installation and service The stage of the industrial cycle during which a product is correctly set up for consumer use. Repairing a product when necessary is also considered part of the installation and service stage.
installation and service The stage of the industrial cycle during which a product is correctly set up for consumer use. Repairing a product when necessary is also considered part of this stage.
ISO 9000 A series of quality assurance standards intended to guide an organization on the implementation and continual improvement of quality management. Certification and registration to ISO 9000 indicates an organization is striving to meet the quality requirements of its customers.
ISO 9001:2008 The core standard of ISO 9000 that contains the requirements for organizations to be ISO 9000 certified. ISO 9001:2008 presents the actual material to which a company is certified.
Malcolm Baldridge criteria Guidelines that companies often follow in order to successfully implement total quality management. These criteria are based on the Malcolm Baldridge National Quality Award standards, which include leadership, data and analysis, strategy, employee involvement, customer focus, process management, and results.
manufacturing engineering The stage of the industrial cycle during which manufacturers select the processes and tools necessary to make a product. Manufacturers must choose the processes and equipment before they can produce any products.
manufacturing supervision and operations The stage of the industrial cycle during which supervisors oversee the production and assembly of a product. Products are then inspected to ensure that they meet specifications.
marketing The stage of the industrial cycle that focuses on selling products to a consumer and encouraging sales. Under a TQM system, marketing involves assessing the level of product quality a consumer requires within the consumer's specified price range.
marketing The stage of the industrial cycle that focuses on selling products to a consumer and encouraging sales. Under a TQM system, marketing involves assessing the level of product quality a consumer requires within the consumer's specified price range.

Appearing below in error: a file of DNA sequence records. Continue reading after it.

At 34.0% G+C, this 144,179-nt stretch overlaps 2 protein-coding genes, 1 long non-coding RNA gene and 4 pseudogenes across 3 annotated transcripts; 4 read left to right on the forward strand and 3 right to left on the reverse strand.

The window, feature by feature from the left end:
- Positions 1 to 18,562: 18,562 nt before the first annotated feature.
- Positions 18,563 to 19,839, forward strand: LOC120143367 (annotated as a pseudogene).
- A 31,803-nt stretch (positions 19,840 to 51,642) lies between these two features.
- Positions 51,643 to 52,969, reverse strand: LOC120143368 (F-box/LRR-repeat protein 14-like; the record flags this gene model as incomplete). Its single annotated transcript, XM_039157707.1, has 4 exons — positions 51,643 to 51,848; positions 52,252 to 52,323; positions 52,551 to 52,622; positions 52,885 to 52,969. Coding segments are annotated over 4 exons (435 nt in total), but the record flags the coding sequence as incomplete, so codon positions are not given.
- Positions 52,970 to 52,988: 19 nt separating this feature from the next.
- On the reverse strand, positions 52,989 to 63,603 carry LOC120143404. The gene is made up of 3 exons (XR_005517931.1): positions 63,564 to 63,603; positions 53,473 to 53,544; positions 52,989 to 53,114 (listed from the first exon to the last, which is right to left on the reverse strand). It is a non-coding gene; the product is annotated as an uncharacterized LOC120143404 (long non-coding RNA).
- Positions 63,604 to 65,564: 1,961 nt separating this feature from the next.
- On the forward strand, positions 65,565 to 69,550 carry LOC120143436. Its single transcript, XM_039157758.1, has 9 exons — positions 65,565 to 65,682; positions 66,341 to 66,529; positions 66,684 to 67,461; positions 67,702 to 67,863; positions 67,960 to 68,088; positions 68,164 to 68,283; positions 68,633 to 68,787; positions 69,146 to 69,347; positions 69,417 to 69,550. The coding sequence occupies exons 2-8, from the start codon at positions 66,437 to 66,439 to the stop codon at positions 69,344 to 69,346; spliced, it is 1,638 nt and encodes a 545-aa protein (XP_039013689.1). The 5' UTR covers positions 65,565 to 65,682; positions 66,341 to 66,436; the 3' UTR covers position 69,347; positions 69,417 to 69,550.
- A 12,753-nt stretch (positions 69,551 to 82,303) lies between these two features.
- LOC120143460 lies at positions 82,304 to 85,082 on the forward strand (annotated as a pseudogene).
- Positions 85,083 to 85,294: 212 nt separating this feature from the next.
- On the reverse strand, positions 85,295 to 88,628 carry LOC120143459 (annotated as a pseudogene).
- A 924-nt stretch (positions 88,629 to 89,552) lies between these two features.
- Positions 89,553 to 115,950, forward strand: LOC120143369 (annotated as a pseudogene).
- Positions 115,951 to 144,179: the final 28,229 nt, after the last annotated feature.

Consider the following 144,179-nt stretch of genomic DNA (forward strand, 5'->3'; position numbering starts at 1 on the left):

Pareto chart A bar graph used to identify the causes of problems that occur most frequently by distinguishing a problem's major factors from its minor factors. Pareto charts often demonstrate the 80-20 rule.
Pareto chart A bar graph used to identify the causes of problems that occur most frequently by distinguishing a problem's major factors from its minor factors. Pareto charts often demonstrate the 80-20 rule.
purchasing The stage of the industrial cycle during which the facility acquires parts and raw materials for production. Under a TQM system, purchasing primarily involves selecting and retaining vendors for materials necessary to make a product.
quality assurance A system of managing quality by regulating the quality of materials, assembly processes, products, and components. Quality assurance is a proactive approach to preventing errors.
quality control A system of managing quality by inspecting finished products to make sure they meet specifications. Quality control relies on error detection and correction.
Quality Function Deployment QFD. The practice of mapping and integrating customer expectations into various processes to ensure that customer requirements are met.
quality manual A key document of a quality management system that outlines all existing practices and describes the interaction among processes. A quality manual is required to be certified to ISO 9000.
shipping The stage of the industrial cycle during which a product is packaged and transported to a consumer. Products are often inspected before they are shipped.
stakeholders Any person or group that has an interest in an organization. A manufacturer's stakeholders include employees, investors, suppliers, and customers.
Statistical Process Control SPC. The use of statistics and control charts to measure key quality characteristics and control how the related process behaves. SPC identifies special and common causes of variation so that they can be addressed before creating quality issues.
suppliers Organizations that provide products or services to manufacturing companies. Products are often passed in a chain, from the supplier to the manufacturer to the customer.
survey A tool used to gather information about processes and products. Surveys ask questions to identify specific areas within a system that require improvement.
total quality management TQM. An approach to managing an organization that focuses on maximizing customer satisfaction to achieve long-term success. Under TQM, all stakeholders work together to continuously improve quality.
TQM Total quality management. An approach to managing an organization that focuses on maximizing customer satisfaction to achieve long-term success. Under TQM, all stakeholders work together to continuously improve quality.
TS 16949:2009 A quality assurance standard containing the quality system requirements specifically for producers of automotive parts and component systems. TS 16949:2009 includes ISO 9001 guidelines along with automotive-specific requirements.